Saxophone Forum


by diskdragon
(1 post)
10 years ago

i have a realy old sax should i get a new one

it's old and nappy looking but it plays great my director doesn't like how it looks on the feild should i get it refinished or just get a new one?

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  1. by Spike
    (248 posts)

    10 years ago

    Re: i have a realy old sax should i get a new one

    is it just dirty, or is most of the laquer really in that bad of shape? It may just need a chem clean, but if not, it depends on how nice it is. If you've got a really great sounding horn, you may want to just look for a used marching sax(vito is definately a great choice in this area, but yamahas work well too.) If you're feeling both risky and spendy, check out silver or nickel plating. Both look great(marching directors like that) and may improve your sound. Both would mellow your tone out though.

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    1. by SaxMan
      (559 posts)

      10 years ago

      Re: i have a realy old sax should i get a new one

      both are extremely durable too, though what kind fo sax do you have? it may not be worth plating it, depending on what kind it is. And if you don't feel like getting a sax, tell your director to go pound scores, cause you aint doing nothing about it - that is if the problem is wear and tear, if it is dirty, then clean it.

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      1. by Spunky2sax75
        (75 posts)

        10 years ago

        Re: i have a realy old sax should i get a new one

        Personally, I would tell your director to quit his whining and piss off. If it sounds good, why should you mess with the finish and change the sound just so it looks shiny on te field? I personally think its retarded that he wants you to spend money on getting it finished just so that it will look nice. Worry about the sound, not the looks of it.

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    2. by karebear1012
      (395 posts)

      10 years ago

      Re: i have a realy old sax should i get a new one

      I agree with spunky2sax....your director has problems if cares more about the looks of a sax than the way it plays. If your choices are getting it refinished or not being in the band, then i'd get it refinished if you have the money. Talk to your director. *spunky2sax, thanks 4 the advice in my post..it helped=)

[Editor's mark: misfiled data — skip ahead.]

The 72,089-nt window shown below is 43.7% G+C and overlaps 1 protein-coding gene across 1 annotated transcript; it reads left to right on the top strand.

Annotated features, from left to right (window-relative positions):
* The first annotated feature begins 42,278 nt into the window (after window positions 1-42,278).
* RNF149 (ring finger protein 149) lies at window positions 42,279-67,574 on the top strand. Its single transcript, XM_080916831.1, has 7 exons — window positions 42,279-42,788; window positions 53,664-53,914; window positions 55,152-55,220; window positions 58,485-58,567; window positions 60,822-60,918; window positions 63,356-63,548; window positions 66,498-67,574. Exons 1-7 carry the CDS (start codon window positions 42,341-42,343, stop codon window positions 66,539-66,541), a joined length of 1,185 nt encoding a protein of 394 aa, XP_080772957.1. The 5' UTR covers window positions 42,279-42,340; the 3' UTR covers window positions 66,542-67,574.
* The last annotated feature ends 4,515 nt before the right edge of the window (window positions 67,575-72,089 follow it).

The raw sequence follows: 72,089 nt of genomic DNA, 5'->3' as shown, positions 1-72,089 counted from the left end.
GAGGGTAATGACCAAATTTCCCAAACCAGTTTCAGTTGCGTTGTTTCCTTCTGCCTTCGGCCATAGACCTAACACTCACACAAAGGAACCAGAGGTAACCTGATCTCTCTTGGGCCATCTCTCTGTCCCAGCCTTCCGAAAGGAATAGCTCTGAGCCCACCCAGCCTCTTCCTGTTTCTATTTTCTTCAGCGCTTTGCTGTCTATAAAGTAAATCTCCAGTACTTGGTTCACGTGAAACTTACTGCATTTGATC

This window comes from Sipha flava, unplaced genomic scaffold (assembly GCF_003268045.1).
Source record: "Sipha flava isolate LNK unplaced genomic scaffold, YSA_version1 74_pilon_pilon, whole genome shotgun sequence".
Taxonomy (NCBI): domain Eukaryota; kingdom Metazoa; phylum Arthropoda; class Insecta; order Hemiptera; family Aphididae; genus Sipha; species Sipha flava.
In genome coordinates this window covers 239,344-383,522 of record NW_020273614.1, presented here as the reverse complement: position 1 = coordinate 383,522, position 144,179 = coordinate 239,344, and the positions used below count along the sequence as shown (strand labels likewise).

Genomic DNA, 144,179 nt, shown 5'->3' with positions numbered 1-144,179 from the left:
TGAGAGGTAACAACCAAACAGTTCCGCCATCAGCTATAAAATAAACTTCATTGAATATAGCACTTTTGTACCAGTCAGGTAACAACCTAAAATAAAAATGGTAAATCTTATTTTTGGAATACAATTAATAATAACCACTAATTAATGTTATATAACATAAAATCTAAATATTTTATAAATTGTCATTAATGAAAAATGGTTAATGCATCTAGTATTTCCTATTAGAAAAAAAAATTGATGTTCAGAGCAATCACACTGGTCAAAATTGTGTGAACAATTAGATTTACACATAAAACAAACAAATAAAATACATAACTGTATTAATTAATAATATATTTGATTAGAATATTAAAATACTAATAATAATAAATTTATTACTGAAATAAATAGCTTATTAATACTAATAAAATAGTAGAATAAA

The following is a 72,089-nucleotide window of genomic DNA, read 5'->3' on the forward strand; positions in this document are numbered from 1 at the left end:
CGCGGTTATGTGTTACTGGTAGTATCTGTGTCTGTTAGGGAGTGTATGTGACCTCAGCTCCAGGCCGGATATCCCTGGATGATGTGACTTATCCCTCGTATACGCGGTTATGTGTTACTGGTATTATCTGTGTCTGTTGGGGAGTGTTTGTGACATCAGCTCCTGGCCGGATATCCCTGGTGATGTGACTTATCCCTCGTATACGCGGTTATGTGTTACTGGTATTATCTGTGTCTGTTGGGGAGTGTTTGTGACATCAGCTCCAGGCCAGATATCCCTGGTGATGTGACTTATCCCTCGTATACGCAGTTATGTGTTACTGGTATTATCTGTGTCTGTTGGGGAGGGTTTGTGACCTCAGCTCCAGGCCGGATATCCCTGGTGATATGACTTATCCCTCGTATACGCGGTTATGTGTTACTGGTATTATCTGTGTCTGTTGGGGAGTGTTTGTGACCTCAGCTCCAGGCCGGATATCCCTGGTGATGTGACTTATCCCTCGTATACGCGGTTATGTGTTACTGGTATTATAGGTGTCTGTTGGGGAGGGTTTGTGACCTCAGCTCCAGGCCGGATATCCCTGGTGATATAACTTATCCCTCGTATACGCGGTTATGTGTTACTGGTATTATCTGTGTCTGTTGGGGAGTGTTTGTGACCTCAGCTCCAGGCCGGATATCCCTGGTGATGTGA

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      1. by sax_maniac
        (984 posts)

        10 years ago

        Re: i have a realy old sax should i get a new one

        If it's lacquer that's worn off, polished brass shines more brilliantly than lacquered brass - so get some polish and get to it. I can't imagine a horn looking so bad a director wouldn't want it used in a marching band - unless they don't want you on the field for some "other" reason.

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        1. by chiamac
          (586 posts)

          10 years ago

          Re: i have a realy old sax should i get a new one

          yeah, brass will polish up well, then get some johnson wax to keep that finish. that or give your director this ..I.. =) unless you're in a college with a good program, then it's a differnt story.

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          1. by saxyfire
            (9 posts)

            10 years ago

            Re: i have a realy old sax should i get a new one

            I think there is something wrong w/ your director. If he's a real musician he will know the sound comes way before looks. You could polish, you could refinshing it, but once again sound is what matters. I would like to know really what kind of condition your horn is in. Is it rusting? Has the lacquer simply worn off? Is this something that can be avoided by simply taking better care of your horn? If it's care issue than don't buy a new horn.

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        2. by Saxman2200
          (64 posts)

          10 years ago

          Re: i have a realy old sax should i get a new one

          I can't imagine a director telling you your horn is not good enough. Last year for marching band I played on a student model King (So it diddn't even sound good in the first place) and it was so dirty it looked like the laquer had been striped off. It had leeks too, so I had to tape down the left hand palm keys (luckily I had the bottom part so there where no high D's or above). It was a school horn though so there wasn't much I could do about it, but my friend was playin on one that was about ten times worse (my mouthpiece cost more than his horn) and my director told him not to play on his brand new Yamaha custom and that he diddn't care about how they looked because we made them sound good. If your director cares that much about how it looks, buy a sharpie, and pretend it's black laquer (not really, but it's one idea)

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